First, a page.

Sunday, November 05, 2000

State late with support checks


New system to track payments cited as reason

The Associated Press

        COLUMBUS — Some Ohio parents waiting for child-support payments say the biggest deadbeat of them all is not the other parent, it's the state.

        The state computer system that sends out child-support payments was down for much of this week, resulting in angry calls to support agencies from parents who were getting the money either late or not at all.

        Franklin County's child support enforcement agency fielded more than 2,000 calls Thursday alone.

        “I estimate 70 percent were asking about their payments,” said Kim Collins, client information supervisor for the agency.

        County workers said they couldn't tell until Friday afternoon whether clients had received their money.

        The agency switched to a new statewide payment system known as SETS — for Support Enforcement Tracking System — on Oct. 1. It was down from 6 p.m. Tuesday until about 11:30 a.m. Friday.

        “We certainly created a customer-service challenge for the counties this week because SETS was down,” said John Allen, a spokesman for the state Department of Job and Family Services, which runs the system.

        Donna Calame of Wooster said she was forced to call United Way for help when her $265 biweekly payment didn't arrive.

        “I cannot operate like this,” she told the Daily Record. “If I don't have that (money), we don't eat.”

        SETS is designed to be inaccessible at county child-support offices on the first day of each month, while information is updated and late notices are produced for people who failed to pay support the previous month.

        Mr. Allen said the process took longer than expected this month. He said the department was planning to issue 140,000 checks Friday and Saturday to catch up with the backlog.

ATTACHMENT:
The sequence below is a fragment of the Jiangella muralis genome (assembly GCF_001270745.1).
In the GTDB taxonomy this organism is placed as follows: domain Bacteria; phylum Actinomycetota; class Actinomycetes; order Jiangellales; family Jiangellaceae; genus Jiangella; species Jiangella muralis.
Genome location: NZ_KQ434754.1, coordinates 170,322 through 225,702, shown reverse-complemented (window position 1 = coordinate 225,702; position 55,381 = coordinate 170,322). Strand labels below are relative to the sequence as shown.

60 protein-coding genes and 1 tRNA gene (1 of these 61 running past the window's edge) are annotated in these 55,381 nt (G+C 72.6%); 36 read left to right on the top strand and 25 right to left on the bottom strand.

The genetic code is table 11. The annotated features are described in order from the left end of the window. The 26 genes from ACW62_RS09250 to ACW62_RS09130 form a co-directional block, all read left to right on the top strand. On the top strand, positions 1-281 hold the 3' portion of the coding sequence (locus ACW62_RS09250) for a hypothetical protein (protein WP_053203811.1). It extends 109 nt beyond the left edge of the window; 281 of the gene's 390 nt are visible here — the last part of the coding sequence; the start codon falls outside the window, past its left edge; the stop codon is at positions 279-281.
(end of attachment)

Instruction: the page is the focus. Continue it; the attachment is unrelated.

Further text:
All Ohio counties became part of SETS last month, meeting a federal requirement that each state have a central computer that tracks collections and payments of child support. Those jobs used to be done by individual counties.

        The state's system has had problems from the start and could lose 25 percent of its federal matching funds to run the program if the problems aren't solved, said Michael Kharfen, spokesman for the U.S. Department of Health and Human Services.

        Ohio has been fined $43.5 million since 1998 for not complying with federal requirements for collecting and distributing child-support payments, Mr. Kharfen said.

        Support payments in Ohio are gathered and posted by Bank One under a $125 million, five-year contract. Each weekday, a record of the bank's work is supposed to be entered on a computer that writes support checks and makes wire transfers for direct deposits.

        According to state law, money received is supposed to be sent out within two working days. Mr. Allen said that won't happen in the case of money that's been sitting at Bank One since Tuesday.

       



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